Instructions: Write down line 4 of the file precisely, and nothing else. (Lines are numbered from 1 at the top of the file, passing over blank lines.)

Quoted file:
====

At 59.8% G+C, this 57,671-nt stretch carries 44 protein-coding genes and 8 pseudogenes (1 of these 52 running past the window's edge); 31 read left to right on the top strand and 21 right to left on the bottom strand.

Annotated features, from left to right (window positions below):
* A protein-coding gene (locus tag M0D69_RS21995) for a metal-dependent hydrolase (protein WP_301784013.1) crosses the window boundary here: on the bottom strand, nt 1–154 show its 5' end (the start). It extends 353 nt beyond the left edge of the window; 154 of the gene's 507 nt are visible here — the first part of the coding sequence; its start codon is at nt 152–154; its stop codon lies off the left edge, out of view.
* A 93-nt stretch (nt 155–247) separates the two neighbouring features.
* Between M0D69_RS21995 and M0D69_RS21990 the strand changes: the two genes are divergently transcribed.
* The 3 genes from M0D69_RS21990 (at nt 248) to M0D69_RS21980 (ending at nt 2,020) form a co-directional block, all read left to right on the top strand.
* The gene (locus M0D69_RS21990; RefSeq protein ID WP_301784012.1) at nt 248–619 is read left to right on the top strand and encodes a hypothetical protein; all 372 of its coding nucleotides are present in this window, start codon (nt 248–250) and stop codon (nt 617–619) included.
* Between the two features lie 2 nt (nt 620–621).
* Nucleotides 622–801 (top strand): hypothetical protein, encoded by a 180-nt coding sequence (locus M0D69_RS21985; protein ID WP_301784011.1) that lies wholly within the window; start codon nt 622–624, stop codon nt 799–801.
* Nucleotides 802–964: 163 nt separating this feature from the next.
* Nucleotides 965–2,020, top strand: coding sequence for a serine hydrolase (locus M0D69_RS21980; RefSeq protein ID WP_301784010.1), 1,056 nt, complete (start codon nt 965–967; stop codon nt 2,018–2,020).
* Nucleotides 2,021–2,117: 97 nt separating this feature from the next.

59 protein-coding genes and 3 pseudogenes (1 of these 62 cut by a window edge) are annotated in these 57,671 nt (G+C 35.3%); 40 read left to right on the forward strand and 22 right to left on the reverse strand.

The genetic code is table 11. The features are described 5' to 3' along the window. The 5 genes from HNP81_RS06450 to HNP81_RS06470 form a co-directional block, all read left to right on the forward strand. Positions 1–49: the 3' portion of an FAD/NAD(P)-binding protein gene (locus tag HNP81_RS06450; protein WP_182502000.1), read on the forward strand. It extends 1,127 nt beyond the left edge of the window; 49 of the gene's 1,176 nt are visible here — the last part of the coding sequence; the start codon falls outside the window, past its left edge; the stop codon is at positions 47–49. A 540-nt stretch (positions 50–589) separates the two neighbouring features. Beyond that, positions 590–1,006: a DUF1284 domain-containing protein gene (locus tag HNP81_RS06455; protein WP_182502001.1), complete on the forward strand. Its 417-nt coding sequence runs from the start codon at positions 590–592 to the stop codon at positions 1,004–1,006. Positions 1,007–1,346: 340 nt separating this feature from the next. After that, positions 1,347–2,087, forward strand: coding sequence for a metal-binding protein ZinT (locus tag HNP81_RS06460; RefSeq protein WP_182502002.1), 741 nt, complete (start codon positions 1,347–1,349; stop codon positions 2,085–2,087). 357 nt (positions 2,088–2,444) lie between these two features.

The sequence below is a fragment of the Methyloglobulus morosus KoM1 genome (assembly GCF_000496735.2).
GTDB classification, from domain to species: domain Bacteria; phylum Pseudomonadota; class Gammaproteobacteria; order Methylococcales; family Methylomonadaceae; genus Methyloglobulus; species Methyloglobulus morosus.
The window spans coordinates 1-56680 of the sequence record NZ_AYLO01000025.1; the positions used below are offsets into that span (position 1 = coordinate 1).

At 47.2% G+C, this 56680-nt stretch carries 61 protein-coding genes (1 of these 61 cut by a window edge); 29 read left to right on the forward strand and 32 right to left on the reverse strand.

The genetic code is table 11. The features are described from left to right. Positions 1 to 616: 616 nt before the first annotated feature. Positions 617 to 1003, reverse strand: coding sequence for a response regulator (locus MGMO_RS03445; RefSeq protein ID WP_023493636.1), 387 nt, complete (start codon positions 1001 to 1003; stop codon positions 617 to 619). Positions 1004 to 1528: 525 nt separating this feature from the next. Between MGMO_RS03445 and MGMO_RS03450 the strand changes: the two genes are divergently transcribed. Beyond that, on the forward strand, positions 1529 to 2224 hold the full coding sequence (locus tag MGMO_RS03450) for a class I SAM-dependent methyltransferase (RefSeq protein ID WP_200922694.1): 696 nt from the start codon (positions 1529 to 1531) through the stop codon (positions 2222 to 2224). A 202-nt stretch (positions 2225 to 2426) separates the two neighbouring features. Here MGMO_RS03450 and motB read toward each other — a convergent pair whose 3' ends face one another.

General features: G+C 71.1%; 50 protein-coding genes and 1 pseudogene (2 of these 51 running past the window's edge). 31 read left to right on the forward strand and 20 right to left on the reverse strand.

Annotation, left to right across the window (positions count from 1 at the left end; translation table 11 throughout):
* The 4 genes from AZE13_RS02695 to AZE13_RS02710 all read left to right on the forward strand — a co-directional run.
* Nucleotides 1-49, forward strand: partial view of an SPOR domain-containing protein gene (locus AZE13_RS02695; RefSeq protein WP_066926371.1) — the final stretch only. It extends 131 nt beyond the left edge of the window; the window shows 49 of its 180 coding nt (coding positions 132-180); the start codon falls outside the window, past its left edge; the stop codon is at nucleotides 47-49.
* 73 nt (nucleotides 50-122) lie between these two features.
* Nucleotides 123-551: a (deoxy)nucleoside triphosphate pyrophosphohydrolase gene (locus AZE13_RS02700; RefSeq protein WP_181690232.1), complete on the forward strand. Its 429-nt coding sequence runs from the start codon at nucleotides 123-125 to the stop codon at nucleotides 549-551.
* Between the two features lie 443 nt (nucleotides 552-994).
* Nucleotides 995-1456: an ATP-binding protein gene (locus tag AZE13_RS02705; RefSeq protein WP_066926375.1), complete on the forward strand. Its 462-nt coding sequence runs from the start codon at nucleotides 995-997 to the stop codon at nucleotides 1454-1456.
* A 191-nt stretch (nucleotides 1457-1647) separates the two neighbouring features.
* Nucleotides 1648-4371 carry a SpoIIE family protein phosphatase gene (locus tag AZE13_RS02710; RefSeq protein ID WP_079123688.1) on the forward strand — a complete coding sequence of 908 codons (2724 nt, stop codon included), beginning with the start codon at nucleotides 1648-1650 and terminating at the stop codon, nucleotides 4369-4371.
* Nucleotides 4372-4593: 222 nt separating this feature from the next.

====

* A 93-nt stretch (nt 155–247) separates the two neighbouring features.